73. 73. Emotional Competency Framework Personal Competence Social Competence Self Awareness: Knowledge of one’s self-concept and values Empathy: Awareness of others’ feelings and emotions Self Regulation: Management of one’s impulses and emotions Social Skills: Adeptness at inducing desired responses in others Motivation: Self-guidance and direction * from Working With Emotional Intelligence, by Daniel Goleman
    74. 74. Competency Classification Individual Organisation Social Behavioural Leadership Generic competencies Organisational Cultural Technical Functional / operational knowledge Skill knowledge Threshold competencies Core competencies Corporate competencies Distinctive competencies
    75. 75. Why use competencies  Competencies    help individuals and organisations to improve their performance and deliver results can be quantified and communicated can be taught, learned, measured and monitored
    76. 76. Benefits of competency-modeling         Integrates fragmented management and practices Links individual or group performance to strategic direction Helps develop high value activities for the organisation Focusing on what people do, not what they are Leads to organisational flexibility and stability Leads to competitive advantage Is participatory and involving Is objective; therefore, can be geared to possible change in business future and to ensure relevance
    77. 77. Benefits of competency-modeling – HR Delivery       Matching of Individuals and Jobs Employee Selection Training and Development Professional and Personal Development Performance Measurement Succession Planning
    78. 78. Who Identifies competencies?       Competencies can be identified by one of more of the following category of people: Experts HR Specialists Job analysts Psychologists Industrial Engineers etc. in consultation with: Line Managers, Current & Past Role holders, Supervising Seniors, Reporting and Reviewing Officers, Internal Customers, Subordinates of the role holders and Other role set members of the role (those who have expectations from the role holder and who interact with him/her).
    79. 79. What Methodology is used?         The following methods are used in combination for competency mapping: Interviews Group work Task Forces Task Analysis workshops Questionnaire Use of Job descriptions Performance Appraisal Formats etc.
    80. 80. How are they Identified?      The process of identification is not very complex. One of the methods is given below: 1. Simply ask each person who is currently performing the role to list the tasks to be performed by him one by one, and identify the Knowledge, Attitudes, and Skills required to perform each of these. Consolidate the list. Present it to a role set group or a special task force constituted for that role. Edit and Finalize.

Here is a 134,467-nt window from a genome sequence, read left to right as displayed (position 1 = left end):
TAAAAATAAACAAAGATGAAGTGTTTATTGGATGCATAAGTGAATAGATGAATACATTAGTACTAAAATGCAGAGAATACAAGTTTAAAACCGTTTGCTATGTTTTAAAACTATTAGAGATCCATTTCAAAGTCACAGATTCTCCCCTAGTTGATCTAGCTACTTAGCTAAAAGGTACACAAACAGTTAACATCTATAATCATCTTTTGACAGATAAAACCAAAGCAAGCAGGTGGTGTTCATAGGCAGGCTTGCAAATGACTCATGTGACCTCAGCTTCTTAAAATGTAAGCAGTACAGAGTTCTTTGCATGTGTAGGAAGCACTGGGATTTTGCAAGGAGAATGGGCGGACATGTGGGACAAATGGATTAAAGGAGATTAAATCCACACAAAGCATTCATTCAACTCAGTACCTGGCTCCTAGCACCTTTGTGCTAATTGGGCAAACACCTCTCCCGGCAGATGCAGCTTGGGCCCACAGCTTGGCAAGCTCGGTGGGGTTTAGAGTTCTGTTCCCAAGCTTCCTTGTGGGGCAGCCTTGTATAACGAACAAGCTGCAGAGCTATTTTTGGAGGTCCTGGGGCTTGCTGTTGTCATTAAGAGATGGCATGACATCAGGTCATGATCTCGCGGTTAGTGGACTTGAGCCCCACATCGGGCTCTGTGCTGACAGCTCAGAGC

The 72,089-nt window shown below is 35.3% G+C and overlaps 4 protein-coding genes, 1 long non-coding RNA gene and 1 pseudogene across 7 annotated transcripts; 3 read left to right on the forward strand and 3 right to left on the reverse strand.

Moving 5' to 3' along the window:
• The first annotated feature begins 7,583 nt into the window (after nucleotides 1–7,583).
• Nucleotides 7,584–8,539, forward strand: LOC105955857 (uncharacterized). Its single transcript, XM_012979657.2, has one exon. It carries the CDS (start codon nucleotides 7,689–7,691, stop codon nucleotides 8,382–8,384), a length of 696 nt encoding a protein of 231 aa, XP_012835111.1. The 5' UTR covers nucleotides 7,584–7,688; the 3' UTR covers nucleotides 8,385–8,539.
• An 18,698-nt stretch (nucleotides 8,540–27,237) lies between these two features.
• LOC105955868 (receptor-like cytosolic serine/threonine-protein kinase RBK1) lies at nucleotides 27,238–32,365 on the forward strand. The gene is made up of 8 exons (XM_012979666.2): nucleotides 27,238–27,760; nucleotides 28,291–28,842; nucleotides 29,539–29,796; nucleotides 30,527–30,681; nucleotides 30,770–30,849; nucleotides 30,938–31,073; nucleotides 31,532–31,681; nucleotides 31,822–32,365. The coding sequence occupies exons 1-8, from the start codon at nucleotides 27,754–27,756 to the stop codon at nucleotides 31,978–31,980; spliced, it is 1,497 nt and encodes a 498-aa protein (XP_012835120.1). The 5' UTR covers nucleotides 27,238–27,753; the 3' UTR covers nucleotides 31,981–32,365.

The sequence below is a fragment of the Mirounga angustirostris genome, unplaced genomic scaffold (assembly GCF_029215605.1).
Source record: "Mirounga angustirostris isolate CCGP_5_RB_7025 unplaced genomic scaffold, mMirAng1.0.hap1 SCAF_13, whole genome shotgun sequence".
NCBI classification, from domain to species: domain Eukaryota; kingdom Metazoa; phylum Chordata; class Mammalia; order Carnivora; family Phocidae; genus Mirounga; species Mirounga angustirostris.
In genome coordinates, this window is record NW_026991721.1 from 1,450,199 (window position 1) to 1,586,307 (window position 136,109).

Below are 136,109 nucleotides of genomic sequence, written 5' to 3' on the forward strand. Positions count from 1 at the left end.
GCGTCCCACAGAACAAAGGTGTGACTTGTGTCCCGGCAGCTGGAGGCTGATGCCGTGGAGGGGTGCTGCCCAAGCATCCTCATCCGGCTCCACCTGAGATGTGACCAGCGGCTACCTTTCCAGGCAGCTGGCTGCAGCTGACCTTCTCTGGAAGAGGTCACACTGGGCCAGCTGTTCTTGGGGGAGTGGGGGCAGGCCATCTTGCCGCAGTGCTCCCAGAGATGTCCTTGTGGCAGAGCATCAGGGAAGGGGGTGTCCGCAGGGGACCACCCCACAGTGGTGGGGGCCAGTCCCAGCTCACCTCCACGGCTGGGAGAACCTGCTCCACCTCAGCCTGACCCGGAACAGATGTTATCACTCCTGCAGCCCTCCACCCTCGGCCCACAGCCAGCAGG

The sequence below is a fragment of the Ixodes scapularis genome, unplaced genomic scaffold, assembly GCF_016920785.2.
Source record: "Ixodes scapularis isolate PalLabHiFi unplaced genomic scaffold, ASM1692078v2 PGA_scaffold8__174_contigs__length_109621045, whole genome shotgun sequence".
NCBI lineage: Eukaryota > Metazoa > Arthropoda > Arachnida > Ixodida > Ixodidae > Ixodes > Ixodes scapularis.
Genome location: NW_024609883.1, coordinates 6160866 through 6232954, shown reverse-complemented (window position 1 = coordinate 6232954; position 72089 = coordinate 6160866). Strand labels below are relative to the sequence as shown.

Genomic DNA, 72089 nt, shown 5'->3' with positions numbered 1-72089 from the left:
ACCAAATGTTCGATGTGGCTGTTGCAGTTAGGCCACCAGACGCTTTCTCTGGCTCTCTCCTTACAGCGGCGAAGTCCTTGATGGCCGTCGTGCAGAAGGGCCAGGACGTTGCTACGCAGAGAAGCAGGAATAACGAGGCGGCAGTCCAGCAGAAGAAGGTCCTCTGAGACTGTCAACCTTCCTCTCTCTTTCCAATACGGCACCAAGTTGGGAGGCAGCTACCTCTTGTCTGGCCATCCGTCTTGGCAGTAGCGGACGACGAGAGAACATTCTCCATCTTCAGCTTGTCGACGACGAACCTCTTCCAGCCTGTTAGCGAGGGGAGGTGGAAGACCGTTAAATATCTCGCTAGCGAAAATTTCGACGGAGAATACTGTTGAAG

81. 81. What Language to Use?    Use Technical language for technical competencies. For example: knowledge of hydraulics. Use business language for business competencies. Example: Knowledge of markets for watch business or Strategic thinking. Use your own language or standard terms for Behavior competencies. Example: Ability to Negotiate, Interpersonal sensitivity, Sales techniques. Too technical and conceptual knowledge align to the organization and people may create more problems than help
    82. 82. HRD Audit  HRD audit is a comprehensive evaluation of the current HRD strategies, structure, systems, styles and skills in the context of the short- and long-terms business plans of a company. It attempts to find out the future HRD needs of the company after assessing the current HRD activities and inputs and thus proving to be an effective tool for the organization development process.
    83. 83. How is Human Resource Analysis Done?   Human Resource Audit Purpose:    To identify the size, skills and structure surrounding current employees and to identify future human resource needs of the organization Question Answered: Are the human resources a strength or a weakness?
    84. 84. The Audit: Principles  Obtain some basic information on the people and policies involved in the organization  Explore in detail the role and contribution of the human resources management function in the development of strategy
    85. 85. The Audit: Contents   People in the Organization Role and Contribution of HR strategy
    86. 86. HR Audit: People in the organization  Employee numbers and turnover  Selection, training and development  Organization structure  Staffing levels  Structures for controlling the organization  Capital investment/employee  Role of quality and personal service in delivering the products or services  of the organization  Role of professional advice in delivering the product or service   Use of special teams, e.g. for Innovation Level of skills and capabilities required  Morale and rewards  Employee and industrial relations
    87. 87. Role & Contribution of HR Strategy        Relationship with strategy Key characteristics of HR strategy Consistency of strategy across different levels Responsiveness of HR strategy in leading change in the organization Role of HR strategy in leading change in the organization Monitoring and review of HR strategy Time horizon for operation of HR strategy
    88. 88. What the Audit Achieves    Provides information that is useful in deciding how feasible a strategy is Identifies any human resource “gaps” (human resources necessary for a proposed strategy minus the current state of human resources) Allows the organization to “benchmark” their performance against other organizations (benchmark is a process of comparison)